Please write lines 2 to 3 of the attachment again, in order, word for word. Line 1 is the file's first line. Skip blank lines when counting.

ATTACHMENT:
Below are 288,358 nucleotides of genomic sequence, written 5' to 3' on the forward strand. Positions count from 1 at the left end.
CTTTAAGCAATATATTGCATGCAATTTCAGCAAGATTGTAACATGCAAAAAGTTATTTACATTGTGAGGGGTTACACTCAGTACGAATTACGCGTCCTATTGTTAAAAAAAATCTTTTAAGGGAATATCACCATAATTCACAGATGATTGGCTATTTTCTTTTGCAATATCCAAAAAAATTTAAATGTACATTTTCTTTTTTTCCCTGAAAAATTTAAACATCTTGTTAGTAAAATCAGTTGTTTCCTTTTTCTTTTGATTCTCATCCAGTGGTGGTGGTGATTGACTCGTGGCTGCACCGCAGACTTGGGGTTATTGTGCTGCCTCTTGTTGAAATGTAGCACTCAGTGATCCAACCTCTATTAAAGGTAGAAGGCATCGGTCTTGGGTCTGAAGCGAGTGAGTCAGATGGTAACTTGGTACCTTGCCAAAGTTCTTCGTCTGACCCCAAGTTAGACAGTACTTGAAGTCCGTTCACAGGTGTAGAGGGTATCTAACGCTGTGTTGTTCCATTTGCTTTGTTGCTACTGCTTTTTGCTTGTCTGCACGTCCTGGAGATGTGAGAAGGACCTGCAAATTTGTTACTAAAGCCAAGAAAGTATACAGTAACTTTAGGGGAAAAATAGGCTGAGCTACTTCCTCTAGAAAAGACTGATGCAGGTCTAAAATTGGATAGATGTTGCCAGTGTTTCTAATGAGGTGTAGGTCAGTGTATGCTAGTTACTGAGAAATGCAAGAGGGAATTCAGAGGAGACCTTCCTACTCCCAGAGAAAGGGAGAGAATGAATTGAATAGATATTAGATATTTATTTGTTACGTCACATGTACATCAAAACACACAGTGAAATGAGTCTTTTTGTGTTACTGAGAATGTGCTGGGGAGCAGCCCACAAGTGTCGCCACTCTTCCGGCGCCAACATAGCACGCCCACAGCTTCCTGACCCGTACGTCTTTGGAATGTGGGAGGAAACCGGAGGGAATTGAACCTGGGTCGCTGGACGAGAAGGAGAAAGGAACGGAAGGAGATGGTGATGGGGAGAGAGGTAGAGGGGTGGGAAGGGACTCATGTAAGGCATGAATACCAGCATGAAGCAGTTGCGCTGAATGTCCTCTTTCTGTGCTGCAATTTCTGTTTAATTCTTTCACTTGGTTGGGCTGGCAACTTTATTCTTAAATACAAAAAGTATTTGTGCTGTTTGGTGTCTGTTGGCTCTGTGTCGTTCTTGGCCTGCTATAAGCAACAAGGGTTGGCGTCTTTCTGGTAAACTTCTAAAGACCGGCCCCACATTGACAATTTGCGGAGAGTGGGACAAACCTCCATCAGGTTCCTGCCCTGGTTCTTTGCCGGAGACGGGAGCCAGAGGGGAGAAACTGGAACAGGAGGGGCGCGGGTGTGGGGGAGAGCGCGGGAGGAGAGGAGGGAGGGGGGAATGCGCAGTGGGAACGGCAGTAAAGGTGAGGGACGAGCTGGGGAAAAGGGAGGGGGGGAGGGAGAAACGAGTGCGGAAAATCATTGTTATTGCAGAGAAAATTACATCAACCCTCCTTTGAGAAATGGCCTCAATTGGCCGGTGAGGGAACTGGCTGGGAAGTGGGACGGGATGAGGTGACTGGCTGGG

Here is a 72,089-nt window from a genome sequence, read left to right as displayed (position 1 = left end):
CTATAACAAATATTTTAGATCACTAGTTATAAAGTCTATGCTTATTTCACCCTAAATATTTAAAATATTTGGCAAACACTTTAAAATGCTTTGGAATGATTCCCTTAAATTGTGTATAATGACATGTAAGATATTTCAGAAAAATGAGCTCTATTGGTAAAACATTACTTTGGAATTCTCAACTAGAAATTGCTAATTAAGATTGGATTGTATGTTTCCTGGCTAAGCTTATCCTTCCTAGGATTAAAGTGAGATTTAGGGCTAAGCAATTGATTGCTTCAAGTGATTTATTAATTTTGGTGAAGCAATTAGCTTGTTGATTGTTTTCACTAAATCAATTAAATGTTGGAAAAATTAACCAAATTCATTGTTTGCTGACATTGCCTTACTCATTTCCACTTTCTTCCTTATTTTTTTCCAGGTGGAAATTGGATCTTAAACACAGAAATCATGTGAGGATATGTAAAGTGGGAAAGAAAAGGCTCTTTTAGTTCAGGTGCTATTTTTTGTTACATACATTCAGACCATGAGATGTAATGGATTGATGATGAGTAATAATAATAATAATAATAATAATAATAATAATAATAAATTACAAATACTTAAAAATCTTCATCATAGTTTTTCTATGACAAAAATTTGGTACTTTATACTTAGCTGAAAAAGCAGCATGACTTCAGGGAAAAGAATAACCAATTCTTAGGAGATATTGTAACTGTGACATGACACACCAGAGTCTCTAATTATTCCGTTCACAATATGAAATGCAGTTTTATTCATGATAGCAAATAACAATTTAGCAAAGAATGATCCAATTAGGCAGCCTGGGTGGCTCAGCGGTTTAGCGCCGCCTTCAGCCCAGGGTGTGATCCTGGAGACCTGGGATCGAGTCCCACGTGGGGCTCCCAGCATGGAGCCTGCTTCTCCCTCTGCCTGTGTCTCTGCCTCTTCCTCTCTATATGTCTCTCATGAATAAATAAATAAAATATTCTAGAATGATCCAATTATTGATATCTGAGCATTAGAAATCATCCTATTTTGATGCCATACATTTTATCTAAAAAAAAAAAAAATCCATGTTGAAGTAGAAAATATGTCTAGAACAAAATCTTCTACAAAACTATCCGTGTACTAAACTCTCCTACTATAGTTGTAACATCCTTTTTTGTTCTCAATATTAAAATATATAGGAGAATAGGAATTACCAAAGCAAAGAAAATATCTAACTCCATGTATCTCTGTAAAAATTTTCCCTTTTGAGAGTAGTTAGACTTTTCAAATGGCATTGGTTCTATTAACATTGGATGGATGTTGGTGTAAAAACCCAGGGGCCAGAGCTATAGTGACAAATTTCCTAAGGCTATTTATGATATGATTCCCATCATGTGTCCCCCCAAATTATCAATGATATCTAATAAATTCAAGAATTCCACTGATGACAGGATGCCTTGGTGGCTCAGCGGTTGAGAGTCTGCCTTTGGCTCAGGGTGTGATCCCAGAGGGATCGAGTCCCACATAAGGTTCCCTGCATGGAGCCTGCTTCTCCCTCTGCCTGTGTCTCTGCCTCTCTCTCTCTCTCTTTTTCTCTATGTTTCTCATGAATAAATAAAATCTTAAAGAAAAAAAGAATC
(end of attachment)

CTTTAAGCAATATATTGCATGCAATTTCAGCAAGATTGTAACATGCAAAAAGTTATTTACATTGTGAGGGGTTACACTCAGTACGAATTACGCGTCCTATTGTTAAAAAAAATCTTTTAAGGGAATATCACCATAATTCACAGATGATTGGCTATTTTCTTTTGCAATATCCAAAAAAATTTAAATGTACATTTTCTTTTTTTCCCTGAAAAATTTAAACATCTTGTTAGTAAAATCAGTTGTTTCCTTTTTCTTTTGATTCTCATCCAGTGGTGGTGGTGATTGACTCGTGGCTGCACCGCAGACTTGGGGTTATTGTGCTGCCTCTTGTTGAAATGTAGCACTCAGTGATCCAACCTCTATTAAAGGTAGAAGGCATCGGTCTTGGGTCTGAAGCGAGTGAGTCAGATGGTAACTTGGTACCTTGCCAAAGTTCTTCGTCTGACCCCAAGTTAGACAGTACTTGAAGTCCGTTCACAGGTGTAGAGGGTATCTAACGCTGTGTTGTTCCATTTGCTTTGTTGCTACTGCTTTTTGCTTGTCTGCACGTCCTGGAGATGTGAGAAGGACCTGCAAATTTGTTACTAAAGCCAAGAAAGTATACAGTAACTTTAGGGGAAAAATAGGCTGAGCTACTTCCTCTAGAAAAGACTGATGCAGGTCTAAAATTGGATAGATGTTGCCAGTGTTTCTAATGAGGTGTAGGTCAGTGTATGCTAGTTACTGAGAAATGCAAGAGGGAATTCAGAGGAGACCTTCCTACTCCCAGAGAAAGGGAGAGAATGAATTGAATAGATATTAGATATTTATTTGTTACGTCACATGTACATCAAAACACACAGTGAAATGAGTCTTTTTGTGTTACTGAGAATGTGCTGGGGAGCAGCCCACAAGTGTCGCCACTCTTCCGGCGCCAACATAGCACGCCCACAGCTTCCTGACCCGTACGTCTTTGGAATGTGGGAGGAAACCGGAGGGAATTGAACCTGGGTCGCTGGACGAGAAGGAGAAAGGAACGGAAGGAGATGGTGATGGGGAGAGAGGTAGAGGGGTGGGAAGGGACTCATGTAAGGCATGAATACCAGCATGAAGCAGTTGCGCTGAATGTCCTCTTTCTGTGCTGCAATTTCTGTTTAATTCTTTCACTTGGTTGGGCTGGCAACTTTATTCTTAAATACAAAAAGTATTTGTGCTGTTTGGTGTCTGTTGGCTCTGTGTCGTTCTTGGCCTGCTATAAGCAACAAGGGTTGGCGTCTTTCTGGTAAACTTCTAAAGACCGGCCCCACATTGACAATTTGCGGAGAGTGGGACAAACCTCCATCAGGTTCCTGCCCTGGTTCTTTGCCGGAGACGGGAGCCAGAGGGGAGAAACTGGAACAGGAGGGGCGCGGGTGTGGGGGAGAGCGCGGGAGGAGAGGAGGGAGGGGGGAATGCGCAGTGGGAACGGCAGTAAAGGTGAGGGACGAGCTGGGGAAAAGGGAGGGGGGGAGGGAGAAACGAGTGCGGAAAATCATTGTTATTGCAGAGAAAATTACATCAACCCTCCTTTGAGAAATGGCCTCAATTGGCCGGTGAGGGAACTGGCTGGGAAGTGGGACGGGATGAGGTGACTGGCTGGG

Here is a 72,089-nt window from a genome sequence, read left to right as displayed (position 1 = left end):